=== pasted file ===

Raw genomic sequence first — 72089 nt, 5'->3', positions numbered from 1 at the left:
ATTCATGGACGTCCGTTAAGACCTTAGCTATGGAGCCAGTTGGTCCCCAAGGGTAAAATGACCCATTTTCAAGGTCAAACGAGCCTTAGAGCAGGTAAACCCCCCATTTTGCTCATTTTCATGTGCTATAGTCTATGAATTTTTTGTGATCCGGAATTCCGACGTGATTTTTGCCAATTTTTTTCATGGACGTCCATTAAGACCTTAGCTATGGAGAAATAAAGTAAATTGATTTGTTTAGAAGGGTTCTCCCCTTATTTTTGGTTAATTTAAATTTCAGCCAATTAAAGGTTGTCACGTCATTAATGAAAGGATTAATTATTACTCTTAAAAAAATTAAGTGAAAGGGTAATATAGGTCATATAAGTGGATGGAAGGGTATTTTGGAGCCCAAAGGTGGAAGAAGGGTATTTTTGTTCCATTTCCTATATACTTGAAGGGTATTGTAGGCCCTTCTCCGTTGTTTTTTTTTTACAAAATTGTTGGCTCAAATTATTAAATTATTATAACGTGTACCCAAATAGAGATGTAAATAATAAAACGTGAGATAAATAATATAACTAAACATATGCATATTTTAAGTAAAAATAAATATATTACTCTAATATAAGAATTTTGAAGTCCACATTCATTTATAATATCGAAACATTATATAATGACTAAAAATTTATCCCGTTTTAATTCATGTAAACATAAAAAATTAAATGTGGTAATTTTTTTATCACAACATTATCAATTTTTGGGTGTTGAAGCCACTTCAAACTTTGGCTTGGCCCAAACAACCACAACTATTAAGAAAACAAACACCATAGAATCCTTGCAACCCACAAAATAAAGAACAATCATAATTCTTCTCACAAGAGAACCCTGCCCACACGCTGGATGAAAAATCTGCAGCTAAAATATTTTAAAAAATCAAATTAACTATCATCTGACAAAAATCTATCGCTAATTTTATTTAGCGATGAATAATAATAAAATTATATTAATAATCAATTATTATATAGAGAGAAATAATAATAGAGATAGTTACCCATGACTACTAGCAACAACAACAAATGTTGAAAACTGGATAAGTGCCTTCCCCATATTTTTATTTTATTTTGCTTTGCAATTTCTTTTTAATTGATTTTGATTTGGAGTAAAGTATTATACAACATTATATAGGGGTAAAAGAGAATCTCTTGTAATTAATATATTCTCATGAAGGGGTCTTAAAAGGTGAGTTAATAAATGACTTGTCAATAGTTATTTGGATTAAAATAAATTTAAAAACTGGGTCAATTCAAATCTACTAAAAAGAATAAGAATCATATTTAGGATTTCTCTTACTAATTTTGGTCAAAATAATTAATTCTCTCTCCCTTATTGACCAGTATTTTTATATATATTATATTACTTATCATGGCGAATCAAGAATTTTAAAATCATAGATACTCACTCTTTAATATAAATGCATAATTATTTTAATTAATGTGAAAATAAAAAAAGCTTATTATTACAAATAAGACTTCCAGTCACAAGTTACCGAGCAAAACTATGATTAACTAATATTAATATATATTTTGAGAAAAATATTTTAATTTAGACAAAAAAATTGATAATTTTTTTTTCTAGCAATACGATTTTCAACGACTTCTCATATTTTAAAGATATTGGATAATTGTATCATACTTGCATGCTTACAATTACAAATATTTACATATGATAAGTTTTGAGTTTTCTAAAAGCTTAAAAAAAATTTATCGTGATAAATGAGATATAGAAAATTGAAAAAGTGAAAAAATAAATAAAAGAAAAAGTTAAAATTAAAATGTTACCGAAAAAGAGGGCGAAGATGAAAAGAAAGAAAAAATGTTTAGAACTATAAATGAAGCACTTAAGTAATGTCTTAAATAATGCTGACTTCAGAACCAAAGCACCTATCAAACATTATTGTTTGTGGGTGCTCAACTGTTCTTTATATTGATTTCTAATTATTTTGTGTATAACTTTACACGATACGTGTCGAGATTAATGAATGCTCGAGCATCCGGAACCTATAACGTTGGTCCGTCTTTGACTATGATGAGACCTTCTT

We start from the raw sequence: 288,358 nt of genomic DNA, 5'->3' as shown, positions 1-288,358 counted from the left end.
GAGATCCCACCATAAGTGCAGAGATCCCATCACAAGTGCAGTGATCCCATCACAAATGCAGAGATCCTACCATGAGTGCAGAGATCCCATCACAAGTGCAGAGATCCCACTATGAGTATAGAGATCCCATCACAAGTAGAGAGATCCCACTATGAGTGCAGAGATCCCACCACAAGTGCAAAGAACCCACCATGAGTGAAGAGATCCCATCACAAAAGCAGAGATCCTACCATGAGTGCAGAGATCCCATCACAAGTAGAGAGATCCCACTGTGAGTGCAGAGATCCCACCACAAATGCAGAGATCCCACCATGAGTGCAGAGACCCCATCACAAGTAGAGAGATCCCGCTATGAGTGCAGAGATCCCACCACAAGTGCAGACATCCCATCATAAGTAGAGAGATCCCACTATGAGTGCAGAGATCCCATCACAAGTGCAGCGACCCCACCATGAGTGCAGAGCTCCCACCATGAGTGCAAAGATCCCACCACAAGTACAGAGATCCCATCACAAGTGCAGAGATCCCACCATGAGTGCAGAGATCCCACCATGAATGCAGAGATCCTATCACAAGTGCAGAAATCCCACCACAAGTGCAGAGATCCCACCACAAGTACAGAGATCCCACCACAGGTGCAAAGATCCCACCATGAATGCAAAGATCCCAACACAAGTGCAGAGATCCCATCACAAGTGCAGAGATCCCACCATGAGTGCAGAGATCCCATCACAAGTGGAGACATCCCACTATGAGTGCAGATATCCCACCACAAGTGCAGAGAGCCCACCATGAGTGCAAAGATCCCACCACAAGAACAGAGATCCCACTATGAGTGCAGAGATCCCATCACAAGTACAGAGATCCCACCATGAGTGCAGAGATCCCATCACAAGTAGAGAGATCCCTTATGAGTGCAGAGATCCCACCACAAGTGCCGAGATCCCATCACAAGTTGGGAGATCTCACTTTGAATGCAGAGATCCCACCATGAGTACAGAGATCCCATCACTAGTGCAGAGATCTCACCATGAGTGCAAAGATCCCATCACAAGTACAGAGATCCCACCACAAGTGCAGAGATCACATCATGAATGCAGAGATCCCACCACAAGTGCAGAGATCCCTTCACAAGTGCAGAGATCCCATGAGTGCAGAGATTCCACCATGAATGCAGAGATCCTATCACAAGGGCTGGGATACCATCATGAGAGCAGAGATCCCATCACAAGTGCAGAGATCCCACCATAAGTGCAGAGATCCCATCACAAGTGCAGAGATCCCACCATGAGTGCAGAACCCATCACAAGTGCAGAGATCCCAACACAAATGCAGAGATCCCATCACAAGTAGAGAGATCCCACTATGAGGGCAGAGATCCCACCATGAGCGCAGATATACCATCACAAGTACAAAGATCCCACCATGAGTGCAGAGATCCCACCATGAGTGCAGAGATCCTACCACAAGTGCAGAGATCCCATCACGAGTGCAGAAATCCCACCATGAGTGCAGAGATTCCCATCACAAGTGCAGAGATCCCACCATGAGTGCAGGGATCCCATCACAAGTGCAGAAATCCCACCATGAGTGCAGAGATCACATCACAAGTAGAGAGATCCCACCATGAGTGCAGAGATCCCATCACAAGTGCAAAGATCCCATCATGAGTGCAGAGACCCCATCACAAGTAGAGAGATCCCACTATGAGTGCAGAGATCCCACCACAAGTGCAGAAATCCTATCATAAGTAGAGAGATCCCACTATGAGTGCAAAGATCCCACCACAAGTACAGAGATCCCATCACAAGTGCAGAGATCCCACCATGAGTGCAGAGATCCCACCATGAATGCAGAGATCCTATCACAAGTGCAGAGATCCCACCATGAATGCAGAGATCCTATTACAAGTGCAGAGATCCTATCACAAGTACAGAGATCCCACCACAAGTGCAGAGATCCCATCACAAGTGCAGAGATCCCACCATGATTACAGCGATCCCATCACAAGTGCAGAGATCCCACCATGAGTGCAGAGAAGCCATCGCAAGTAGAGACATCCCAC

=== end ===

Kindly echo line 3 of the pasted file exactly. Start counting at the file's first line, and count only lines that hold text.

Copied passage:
We start from the raw sequence: 288,358 nt of genomic DNA, 5'->3' as shown, positions 1-288,358 counted from the left end.